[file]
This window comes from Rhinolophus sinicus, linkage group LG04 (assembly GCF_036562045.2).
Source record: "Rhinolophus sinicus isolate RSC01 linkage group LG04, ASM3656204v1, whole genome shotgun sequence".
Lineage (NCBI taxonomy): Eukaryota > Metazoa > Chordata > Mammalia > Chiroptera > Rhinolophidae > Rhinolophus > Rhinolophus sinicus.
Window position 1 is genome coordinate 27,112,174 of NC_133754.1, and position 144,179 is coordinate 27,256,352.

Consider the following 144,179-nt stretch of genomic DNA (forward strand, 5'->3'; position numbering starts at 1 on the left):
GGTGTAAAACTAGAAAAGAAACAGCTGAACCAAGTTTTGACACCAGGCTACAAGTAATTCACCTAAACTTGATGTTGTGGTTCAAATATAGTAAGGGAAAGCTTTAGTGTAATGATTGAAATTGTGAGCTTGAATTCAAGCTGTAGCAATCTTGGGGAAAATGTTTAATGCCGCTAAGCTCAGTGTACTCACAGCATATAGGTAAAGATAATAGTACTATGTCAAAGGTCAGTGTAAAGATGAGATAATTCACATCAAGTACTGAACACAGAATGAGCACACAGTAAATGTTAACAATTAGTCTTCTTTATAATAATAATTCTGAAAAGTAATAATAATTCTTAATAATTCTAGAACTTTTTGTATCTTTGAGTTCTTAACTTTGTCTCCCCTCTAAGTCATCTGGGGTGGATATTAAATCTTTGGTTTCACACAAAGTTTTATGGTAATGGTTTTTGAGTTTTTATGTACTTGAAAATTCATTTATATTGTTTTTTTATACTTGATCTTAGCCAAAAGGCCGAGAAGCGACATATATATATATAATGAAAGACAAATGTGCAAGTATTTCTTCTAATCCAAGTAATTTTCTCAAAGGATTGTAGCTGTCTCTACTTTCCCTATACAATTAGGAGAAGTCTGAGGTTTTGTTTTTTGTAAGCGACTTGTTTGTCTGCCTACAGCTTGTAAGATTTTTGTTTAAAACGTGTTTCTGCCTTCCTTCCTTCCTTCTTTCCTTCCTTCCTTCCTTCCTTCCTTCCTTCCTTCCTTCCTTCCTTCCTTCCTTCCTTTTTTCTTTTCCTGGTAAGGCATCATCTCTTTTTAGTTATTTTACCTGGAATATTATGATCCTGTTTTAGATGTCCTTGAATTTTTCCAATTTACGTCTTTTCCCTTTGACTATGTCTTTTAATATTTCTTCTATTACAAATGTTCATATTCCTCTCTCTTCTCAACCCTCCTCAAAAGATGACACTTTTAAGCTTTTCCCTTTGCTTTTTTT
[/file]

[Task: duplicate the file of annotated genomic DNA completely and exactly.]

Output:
This window comes from Rhinolophus sinicus, linkage group LG04 (assembly GCF_036562045.2).
Source record: "Rhinolophus sinicus isolate RSC01 linkage group LG04, ASM3656204v1, whole genome shotgun sequence".
Lineage (NCBI taxonomy): Eukaryota > Metazoa > Chordata > Mammalia > Chiroptera > Rhinolophidae > Rhinolophus > Rhinolophus sinicus.
Window position 1 is genome coordinate 27,112,174 of NC_133754.1, and position 144,179 is coordinate 27,256,352.

Consider the following 144,179-nt stretch of genomic DNA (forward strand, 5'->3'; position numbering starts at 1 on the left):
GGTGTAAAACTAGAAAAGAAACAGCTGAACCAAGTTTTGACACCAGGCTACAAGTAATTCACCTAAACTTGATGTTGTGGTTCAAATATAGTAAGGGAAAGCTTTAGTGTAATGATTGAAATTGTGAGCTTGAATTCAAGCTGTAGCAATCTTGGGGAAAATGTTTAATGCCGCTAAGCTCAGTGTACTCACAGCATATAGGTAAAGATAATAGTACTATGTCAAAGGTCAGTGTAAAGATGAGATAATTCACATCAAGTACTGAACACAGAATGAGCACACAGTAAATGTTAACAATTAGTCTTCTTTATAATAATAATTCTGAAAAGTAATAATAATTCTTAATAATTCTAGAACTTTTTGTATCTTTGAGTTCTTAACTTTGTCTCCCCTCTAAGTCATCTGGGGTGGATATTAAATCTTTGGTTTCACACAAAGTTTTATGGTAATGGTTTTTGAGTTTTTATGTACTTGAAAATTCATTTATATTGTTTTTTTATACTTGATCTTAGCCAAAAGGCCGAGAAGCGACATATATATATATAATGAAAGACAAATGTGCAAGTATTTCTTCTAATCCAAGTAATTTTCTCAAAGGATTGTAGCTGTCTCTACTTTCCCTATACAATTAGGAGAAGTCTGAGGTTTTGTTTTTTGTAAGCGACTTGTTTGTCTGCCTACAGCTTGTAAGATTTTTGTTTAAAACGTGTTTCTGCCTTCCTTCCTTCCTTCTTTCCTTCCTTCCTTCCTTCCTTCCTTCCTTCCTTCCTTCCTTCCTTCCTTCCTTCCTTTTTTCTTTTCCTGGTAAGGCATCATCTCTTTTTAGTTATTTTACCTGGAATATTATGATCCTGTTTTAGATGTCCTTGAATTTTTCCAATTTACGTCTTTTCCCTTTGACTATGTCTTTTAATATTTCTTCTATTACAAATGTTCATATTCCTCTCTCTTCTCAACCCTCCTCAAAAGATGACACTTTTAAGCTTTTCCCTTTGCTTTTTTT